Another justice of the court took a somewhat different view, however, saying: "I concur in the reversal of this judgment and dismissal of the complaint on the ground stated by my brother Laughlin, but I do not concur with him in his conclusion that a broker engaged in a negotiation for the sale of real property can receive a commission from the seller and at the same time contract with the purchaser to receive an advantage from him without disclosing such contract to the seller. A broker approaching the owner of real estate with an offer to purchase the property and making an agreement with the owner of the property that he shall receive a commission from the owner for his services in selling the property assumes towards the seller a position in which the utmost good faith is required on his part. The very fact that he undertakes to act in that capacity imposes this obligation upon him and whether he gives up the name of the customer or not, if he is to receive his commission from the seller he cannot place himself in a position antagonistic to the seller's interest and procure any advantage from the purchaser without disclosing the true condition of the seller.

"The plaintiff here assumed from the beginning of the negotiation that he was to get his commission from the seller. The fact that he represented the purchaser in his endeavors to procure the property at as small a price as possible justified him in going to the owners of the property and making an offer and endeavoring to get the property at as low a price as possible, and if he had acted openly with the owners and stated that he represented the purchaser there would have been no objection to the transaction. But that he never did. He went to the owners of the property with the offer and demanded a commission if he carried out the transaction. To that the owners agreed. He thereby became bound to state to the owners who were to pay him for his services that he rendered, his relation to the persons who had made the offer and that he was acting for them in procuring the property at as small a price as possible and could not be depended on to represent the owners in the transaction, and to show the utmost good faith. And it seems to me that if he had completed the sale the owners could have refused to pay him any commission upon the ground that, having brought an offer to them and asked them for a commission for services that he rendered to them in making a sale, he was all that time acting against their interests and was endeavoring not to induce the purchaser to pay more, but to induce the seller to take less. This seems to me to be a distinct violation of his duty to the sellers as laid down in Dickinson v. Tyson." 4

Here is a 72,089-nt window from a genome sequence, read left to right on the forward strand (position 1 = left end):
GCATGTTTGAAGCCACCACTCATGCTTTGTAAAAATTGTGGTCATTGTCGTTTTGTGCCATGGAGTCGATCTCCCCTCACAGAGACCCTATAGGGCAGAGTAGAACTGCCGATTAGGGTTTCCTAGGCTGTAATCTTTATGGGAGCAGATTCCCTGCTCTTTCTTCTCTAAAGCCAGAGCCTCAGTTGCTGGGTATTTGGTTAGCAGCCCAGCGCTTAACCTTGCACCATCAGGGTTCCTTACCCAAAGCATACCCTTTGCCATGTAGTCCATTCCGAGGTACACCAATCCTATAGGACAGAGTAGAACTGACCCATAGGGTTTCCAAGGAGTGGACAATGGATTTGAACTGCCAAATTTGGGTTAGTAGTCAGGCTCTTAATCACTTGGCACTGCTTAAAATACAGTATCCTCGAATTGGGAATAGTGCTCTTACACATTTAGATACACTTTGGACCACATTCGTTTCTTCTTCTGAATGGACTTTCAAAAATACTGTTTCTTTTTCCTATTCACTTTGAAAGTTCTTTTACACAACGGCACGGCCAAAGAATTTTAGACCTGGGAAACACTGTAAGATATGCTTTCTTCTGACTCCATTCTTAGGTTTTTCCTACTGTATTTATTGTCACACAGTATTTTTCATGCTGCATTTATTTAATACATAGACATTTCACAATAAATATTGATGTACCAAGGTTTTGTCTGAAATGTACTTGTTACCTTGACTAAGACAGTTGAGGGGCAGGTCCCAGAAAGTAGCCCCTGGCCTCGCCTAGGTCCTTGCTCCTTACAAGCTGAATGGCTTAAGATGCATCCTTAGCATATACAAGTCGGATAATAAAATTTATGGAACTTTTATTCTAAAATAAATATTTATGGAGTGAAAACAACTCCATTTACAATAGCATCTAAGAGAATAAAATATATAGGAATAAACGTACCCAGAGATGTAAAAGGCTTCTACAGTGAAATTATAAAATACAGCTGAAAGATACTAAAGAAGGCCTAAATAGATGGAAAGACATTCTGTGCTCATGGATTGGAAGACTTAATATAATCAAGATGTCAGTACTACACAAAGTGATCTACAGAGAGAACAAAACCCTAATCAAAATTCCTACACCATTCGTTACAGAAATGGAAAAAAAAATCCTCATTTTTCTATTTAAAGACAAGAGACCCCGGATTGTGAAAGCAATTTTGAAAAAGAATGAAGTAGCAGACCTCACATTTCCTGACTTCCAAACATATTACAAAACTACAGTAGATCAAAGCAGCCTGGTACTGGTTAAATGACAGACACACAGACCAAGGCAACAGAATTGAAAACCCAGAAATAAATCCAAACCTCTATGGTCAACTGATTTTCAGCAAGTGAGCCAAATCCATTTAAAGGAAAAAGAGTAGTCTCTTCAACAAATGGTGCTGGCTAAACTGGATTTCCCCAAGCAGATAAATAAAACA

In Dickinson v. Tyson,5 it was said: "It may be conceded that where a broker with full knowledge of the person whom he represents, carries an offer to an owner of real property and makes the same contingent upon the owner paying to the person communicating the offer, a specified commission, that there is no obligation on the part of the person communicating the offer to disclose to the owner any facts within his knowledge as to the intention or ability of the proposed purchaser to sell the property to another at an advanced price. In such case it rests with the owner to accept the offer or reject it as he chooses, and if he accepts it he must do so subject to the condition that commisions be paid as stated.

"A wholly different situation exists when brokers are employed by the owner to procure a purchaser for his real property. After such an agreement brokers act by the authority and in the interest of the owner, and it is their duty to act fairly, honestly, and in good faith towards such owner. In that case their skill, knowledge and experience must be used to benefit the owner and cannot be withheld, particularly to further some personal interest of the brokers."

4 209 N. Y. 395 (1913).

5 Id.

Sec. 145. When Refusal To Disclose Information Is Not Bad Faith (P. 154)

is the duty of a broker to impart to his principal any information which comes under his observation that would in any way affect his principal's business, so that his principal may determine whether the deal should be consummated or not.6

6 Greenblatt v. Fox. 59 Pa. Super. Co. 53 (1915).